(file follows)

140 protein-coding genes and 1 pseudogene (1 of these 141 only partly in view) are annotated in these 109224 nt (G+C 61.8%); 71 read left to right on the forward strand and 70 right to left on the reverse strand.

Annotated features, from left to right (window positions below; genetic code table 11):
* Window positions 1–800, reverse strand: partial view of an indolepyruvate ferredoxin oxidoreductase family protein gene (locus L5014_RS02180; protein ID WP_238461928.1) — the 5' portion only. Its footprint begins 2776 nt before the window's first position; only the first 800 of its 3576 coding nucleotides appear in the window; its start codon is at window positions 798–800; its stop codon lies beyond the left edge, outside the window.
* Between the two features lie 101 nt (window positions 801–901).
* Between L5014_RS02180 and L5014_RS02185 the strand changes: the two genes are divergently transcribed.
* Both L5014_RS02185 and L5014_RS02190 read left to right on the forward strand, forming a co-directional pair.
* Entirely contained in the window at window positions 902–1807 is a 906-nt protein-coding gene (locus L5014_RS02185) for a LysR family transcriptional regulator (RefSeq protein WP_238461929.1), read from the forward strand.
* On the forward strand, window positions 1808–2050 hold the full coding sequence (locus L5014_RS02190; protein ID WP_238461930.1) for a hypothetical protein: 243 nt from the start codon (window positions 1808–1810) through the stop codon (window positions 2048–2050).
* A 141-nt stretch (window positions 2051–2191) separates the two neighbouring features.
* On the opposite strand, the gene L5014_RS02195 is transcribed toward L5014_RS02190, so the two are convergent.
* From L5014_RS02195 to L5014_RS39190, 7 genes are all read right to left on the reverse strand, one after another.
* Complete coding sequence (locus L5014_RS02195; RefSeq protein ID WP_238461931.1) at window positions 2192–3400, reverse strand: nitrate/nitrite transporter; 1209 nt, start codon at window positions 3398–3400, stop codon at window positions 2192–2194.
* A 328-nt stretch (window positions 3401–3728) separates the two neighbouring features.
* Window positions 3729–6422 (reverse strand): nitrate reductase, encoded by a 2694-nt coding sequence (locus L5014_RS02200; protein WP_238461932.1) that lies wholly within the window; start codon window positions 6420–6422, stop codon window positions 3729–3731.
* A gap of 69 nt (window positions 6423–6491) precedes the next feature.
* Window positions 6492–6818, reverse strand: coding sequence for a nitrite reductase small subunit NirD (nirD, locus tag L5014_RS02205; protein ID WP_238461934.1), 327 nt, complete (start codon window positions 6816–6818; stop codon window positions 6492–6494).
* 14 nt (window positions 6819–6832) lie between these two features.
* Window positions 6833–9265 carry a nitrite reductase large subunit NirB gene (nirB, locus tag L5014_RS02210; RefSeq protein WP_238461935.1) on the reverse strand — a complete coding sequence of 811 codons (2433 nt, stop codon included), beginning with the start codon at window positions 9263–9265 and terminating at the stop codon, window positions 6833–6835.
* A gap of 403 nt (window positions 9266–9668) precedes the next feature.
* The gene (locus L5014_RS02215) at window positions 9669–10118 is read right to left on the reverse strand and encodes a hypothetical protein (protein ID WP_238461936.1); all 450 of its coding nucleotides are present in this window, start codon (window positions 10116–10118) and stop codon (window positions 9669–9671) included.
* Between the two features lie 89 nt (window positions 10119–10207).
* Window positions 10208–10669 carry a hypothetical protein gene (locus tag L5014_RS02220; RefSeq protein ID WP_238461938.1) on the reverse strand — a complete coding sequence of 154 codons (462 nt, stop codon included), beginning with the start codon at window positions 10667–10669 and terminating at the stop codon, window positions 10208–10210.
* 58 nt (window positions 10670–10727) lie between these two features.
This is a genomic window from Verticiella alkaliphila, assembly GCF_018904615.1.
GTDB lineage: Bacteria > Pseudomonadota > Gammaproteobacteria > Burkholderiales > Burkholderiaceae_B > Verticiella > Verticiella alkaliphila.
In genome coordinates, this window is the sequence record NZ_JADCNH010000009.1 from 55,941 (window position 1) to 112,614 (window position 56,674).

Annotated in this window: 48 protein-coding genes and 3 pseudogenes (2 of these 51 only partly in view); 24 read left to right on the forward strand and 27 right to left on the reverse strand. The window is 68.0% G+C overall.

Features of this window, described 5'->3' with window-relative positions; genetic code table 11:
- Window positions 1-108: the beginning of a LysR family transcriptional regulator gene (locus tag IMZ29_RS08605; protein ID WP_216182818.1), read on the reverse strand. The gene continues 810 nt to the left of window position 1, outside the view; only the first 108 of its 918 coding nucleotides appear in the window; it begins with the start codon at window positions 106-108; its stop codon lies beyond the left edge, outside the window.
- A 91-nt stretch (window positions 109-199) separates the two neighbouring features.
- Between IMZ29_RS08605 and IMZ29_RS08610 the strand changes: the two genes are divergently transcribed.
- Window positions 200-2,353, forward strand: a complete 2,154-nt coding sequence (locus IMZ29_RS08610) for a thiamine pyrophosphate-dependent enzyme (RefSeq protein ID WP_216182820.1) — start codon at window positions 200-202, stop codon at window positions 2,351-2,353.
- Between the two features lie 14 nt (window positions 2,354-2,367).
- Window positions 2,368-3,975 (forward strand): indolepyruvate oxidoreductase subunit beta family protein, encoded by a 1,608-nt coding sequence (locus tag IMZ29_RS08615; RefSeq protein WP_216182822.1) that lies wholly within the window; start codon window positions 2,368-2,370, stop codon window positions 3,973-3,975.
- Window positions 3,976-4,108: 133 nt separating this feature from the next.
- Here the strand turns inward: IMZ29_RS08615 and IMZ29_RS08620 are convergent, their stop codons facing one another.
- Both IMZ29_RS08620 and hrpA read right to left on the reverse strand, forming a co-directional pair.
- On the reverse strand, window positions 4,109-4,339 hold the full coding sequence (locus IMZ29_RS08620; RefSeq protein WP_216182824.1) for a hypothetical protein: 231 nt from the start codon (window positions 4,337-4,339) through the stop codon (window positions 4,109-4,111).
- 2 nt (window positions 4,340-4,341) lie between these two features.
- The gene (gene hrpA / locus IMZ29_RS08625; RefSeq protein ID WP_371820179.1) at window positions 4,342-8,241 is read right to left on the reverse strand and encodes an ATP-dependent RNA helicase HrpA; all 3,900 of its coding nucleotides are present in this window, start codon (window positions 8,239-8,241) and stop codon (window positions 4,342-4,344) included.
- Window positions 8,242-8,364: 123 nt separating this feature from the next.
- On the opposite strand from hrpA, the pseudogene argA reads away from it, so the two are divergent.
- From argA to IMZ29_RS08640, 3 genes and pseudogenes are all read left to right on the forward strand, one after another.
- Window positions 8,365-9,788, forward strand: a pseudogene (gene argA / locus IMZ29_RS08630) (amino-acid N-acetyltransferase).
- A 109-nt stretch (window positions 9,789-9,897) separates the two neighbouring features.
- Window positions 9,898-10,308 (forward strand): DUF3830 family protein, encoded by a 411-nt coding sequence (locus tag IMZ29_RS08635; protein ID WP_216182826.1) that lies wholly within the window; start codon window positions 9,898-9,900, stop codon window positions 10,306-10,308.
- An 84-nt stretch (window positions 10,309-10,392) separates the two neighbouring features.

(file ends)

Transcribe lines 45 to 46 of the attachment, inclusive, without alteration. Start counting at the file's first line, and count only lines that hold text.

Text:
- A 109-nt stretch (window positions 9,789-9,897) separates the two neighbouring features.
- Window positions 9,898-10,308 (forward strand): DUF3830 family protein, encoded by a 411-nt coding sequence (locus tag IMZ29_RS08635; protein ID WP_216182826.1) that lies wholly within the window; start codon window positions 9,898-9,900, stop codon window positions 10,306-10,308.